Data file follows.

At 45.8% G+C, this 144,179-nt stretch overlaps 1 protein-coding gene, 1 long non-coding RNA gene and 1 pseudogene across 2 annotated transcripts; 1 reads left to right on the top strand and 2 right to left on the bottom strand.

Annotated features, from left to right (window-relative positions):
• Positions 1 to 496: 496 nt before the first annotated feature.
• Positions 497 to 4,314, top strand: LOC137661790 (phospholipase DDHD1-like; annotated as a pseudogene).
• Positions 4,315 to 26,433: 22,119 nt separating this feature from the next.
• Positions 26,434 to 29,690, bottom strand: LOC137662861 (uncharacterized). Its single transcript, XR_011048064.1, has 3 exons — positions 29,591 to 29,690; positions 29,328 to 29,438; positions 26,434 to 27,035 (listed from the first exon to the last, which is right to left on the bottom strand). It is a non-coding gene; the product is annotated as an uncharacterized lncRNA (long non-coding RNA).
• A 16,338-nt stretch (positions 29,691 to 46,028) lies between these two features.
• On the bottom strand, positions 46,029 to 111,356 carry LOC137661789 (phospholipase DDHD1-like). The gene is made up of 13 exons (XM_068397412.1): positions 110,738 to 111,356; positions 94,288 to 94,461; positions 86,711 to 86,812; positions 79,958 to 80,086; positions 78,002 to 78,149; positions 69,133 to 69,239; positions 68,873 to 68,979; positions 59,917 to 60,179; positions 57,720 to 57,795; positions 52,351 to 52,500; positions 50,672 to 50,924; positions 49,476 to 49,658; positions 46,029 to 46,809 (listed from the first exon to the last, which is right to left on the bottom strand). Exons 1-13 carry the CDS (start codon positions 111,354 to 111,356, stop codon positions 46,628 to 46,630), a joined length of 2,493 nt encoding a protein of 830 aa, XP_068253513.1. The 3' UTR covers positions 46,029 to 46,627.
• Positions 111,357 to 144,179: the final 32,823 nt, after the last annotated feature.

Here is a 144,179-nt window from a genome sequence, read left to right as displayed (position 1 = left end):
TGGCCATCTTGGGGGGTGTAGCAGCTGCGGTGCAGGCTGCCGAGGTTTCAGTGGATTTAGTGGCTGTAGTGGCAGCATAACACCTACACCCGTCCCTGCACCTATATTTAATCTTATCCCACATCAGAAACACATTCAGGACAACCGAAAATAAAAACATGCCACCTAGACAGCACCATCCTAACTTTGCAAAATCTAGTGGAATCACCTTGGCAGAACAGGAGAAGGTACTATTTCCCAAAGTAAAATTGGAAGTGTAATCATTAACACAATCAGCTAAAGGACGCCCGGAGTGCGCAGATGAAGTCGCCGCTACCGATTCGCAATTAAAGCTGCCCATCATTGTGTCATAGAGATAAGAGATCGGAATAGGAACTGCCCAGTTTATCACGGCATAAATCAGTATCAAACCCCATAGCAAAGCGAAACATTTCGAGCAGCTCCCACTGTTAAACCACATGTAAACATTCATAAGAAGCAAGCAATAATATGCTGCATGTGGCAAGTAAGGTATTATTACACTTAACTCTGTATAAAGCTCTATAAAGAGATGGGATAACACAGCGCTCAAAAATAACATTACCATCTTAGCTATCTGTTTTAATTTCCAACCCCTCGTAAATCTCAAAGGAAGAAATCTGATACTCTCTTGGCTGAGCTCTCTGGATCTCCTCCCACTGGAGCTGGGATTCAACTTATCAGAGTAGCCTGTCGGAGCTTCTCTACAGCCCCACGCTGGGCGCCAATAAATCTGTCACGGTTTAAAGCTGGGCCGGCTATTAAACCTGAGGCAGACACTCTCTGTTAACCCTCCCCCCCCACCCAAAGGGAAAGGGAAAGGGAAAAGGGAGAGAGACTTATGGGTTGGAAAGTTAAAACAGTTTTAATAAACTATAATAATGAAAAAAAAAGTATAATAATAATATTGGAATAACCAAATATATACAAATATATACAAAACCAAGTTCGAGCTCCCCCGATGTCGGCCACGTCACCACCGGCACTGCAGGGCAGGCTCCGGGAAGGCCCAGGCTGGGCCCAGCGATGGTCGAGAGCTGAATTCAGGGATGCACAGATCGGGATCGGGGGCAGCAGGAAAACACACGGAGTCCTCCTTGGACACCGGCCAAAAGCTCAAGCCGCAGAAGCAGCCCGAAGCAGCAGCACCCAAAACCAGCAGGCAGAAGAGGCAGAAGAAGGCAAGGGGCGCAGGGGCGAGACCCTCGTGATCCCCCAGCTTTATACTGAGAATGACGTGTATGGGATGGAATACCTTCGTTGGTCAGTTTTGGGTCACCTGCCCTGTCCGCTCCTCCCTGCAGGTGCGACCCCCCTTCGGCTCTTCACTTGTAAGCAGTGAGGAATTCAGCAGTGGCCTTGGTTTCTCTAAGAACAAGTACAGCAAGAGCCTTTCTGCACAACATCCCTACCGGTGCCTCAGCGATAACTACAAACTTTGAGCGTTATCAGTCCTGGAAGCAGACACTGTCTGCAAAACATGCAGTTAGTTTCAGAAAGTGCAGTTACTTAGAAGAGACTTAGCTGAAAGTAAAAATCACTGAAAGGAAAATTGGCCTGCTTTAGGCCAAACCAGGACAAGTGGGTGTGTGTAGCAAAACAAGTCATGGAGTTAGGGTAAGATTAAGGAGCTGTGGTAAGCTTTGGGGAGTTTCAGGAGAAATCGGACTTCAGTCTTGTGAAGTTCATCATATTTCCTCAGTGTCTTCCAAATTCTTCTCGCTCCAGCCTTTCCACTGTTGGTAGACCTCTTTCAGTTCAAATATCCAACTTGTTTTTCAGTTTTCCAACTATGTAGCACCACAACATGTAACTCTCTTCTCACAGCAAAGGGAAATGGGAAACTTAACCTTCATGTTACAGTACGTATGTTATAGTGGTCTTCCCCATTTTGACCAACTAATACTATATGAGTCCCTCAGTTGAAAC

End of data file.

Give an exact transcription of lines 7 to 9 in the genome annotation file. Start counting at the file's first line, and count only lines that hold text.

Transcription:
• A 16,338-nt stretch (positions 29,691 to 46,028) lies between these two features.
• On the bottom strand, positions 46,029 to 111,356 carry LOC137661789 (phospholipase DDHD1-like). The gene is made up of 13 exons (XM_068397412.1): positions 110,738 to 111,356; positions 94,288 to 94,461; positions 86,711 to 86,812; positions 79,958 to 80,086; positions 78,002 to 78,149; positions 69,133 to 69,239; positions 68,873 to 68,979; positions 59,917 to 60,179; positions 57,720 to 57,795; positions 52,351 to 52,500; positions 50,672 to 50,924; positions 49,476 to 49,658; positions 46,029 to 46,809 (listed from the first exon to the last, which is right to left on the bottom strand). Exons 1-13 carry the CDS (start codon positions 111,354 to 111,356, stop codon positions 46,628 to 46,630), a joined length of 2,493 nt encoding a protein of 830 aa, XP_068253513.1. The 3' UTR covers positions 46,029 to 46,627.
• Positions 111,357 to 144,179: the final 32,823 nt, after the last annotated feature.